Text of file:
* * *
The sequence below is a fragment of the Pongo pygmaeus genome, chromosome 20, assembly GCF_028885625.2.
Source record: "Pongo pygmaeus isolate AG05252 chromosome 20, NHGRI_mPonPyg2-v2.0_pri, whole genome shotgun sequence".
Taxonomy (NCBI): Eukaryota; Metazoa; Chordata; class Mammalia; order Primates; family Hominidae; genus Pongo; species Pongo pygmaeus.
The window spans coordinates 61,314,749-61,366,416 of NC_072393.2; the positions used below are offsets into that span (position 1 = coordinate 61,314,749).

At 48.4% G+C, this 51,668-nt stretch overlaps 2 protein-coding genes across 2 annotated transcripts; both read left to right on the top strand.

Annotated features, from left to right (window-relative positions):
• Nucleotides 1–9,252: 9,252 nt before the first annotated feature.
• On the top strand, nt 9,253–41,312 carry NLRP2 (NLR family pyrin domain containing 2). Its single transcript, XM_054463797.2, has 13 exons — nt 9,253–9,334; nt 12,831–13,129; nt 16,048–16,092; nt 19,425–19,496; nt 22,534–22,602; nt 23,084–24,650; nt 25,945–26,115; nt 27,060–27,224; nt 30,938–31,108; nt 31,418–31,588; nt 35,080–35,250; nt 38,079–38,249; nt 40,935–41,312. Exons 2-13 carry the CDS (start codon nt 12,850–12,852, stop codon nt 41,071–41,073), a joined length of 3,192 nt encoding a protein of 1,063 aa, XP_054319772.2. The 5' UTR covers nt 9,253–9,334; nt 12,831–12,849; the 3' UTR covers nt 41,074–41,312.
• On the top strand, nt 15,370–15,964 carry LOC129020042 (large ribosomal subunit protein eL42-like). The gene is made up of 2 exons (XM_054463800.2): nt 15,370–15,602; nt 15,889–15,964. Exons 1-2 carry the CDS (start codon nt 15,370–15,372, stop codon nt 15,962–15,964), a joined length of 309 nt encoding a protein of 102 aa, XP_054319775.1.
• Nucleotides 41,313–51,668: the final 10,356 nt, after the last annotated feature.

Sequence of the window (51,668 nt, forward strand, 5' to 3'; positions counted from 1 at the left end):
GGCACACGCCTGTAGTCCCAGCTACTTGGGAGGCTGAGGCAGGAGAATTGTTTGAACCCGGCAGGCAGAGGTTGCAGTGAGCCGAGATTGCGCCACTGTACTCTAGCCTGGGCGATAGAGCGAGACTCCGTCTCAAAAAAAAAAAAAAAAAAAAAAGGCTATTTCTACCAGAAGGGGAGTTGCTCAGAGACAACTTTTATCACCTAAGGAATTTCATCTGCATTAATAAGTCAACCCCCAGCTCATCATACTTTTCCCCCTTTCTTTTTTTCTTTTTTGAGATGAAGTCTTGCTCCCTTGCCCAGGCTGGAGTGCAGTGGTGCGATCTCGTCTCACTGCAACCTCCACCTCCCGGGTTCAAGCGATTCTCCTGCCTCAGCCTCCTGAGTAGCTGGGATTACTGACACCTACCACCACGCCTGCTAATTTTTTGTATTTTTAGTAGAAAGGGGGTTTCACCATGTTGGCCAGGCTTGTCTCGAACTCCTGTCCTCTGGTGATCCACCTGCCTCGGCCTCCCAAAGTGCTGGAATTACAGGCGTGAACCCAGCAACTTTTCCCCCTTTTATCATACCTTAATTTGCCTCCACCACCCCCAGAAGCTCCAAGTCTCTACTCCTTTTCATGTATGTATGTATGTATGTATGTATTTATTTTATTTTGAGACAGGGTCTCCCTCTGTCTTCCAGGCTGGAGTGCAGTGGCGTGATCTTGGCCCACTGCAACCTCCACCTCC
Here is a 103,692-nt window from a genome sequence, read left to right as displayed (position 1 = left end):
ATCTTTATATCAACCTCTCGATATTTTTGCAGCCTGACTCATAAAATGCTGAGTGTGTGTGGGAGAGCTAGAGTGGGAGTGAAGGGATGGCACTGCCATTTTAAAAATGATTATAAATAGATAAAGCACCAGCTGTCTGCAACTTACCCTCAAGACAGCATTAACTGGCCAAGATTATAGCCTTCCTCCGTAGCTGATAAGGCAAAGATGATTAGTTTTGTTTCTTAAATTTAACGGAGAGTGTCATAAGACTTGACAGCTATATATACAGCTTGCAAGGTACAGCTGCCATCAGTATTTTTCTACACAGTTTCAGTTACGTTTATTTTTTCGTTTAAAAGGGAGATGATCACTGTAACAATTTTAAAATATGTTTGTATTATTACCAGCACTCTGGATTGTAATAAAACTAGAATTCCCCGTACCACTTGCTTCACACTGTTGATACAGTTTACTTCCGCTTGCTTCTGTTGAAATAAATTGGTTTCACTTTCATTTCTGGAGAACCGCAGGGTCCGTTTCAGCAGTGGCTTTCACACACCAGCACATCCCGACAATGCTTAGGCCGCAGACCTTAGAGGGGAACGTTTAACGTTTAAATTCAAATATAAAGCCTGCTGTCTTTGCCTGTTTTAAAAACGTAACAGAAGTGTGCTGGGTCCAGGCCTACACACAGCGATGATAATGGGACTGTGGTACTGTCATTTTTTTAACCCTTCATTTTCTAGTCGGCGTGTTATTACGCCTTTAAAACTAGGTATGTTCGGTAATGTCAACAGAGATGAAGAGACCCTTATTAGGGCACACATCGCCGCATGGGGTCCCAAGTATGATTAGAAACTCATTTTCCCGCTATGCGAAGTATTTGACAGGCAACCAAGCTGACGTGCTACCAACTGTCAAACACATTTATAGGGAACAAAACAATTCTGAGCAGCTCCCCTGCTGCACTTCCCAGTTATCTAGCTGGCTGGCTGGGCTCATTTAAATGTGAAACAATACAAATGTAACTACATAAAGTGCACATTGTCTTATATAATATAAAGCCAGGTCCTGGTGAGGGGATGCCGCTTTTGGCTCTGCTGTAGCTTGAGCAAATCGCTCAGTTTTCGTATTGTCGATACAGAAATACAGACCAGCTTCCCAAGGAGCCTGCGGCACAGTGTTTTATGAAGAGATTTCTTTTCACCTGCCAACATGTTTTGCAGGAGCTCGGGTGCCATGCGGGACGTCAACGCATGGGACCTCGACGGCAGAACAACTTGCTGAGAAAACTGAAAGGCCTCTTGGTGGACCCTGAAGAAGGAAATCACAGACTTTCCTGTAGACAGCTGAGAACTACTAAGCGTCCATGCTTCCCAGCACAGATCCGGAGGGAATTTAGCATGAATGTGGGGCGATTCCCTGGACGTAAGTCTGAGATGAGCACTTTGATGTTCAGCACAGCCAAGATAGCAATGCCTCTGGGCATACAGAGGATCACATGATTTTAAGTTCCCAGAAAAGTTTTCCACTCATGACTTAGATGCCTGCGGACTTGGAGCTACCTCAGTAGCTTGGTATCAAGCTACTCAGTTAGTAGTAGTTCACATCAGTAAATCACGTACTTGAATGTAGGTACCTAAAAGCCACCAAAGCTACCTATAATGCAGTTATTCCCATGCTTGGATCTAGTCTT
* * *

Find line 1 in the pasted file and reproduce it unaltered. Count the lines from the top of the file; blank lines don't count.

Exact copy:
The sequence below is a fragment of the Pongo pygmaeus genome, chromosome 20, assembly GCF_028885625.2.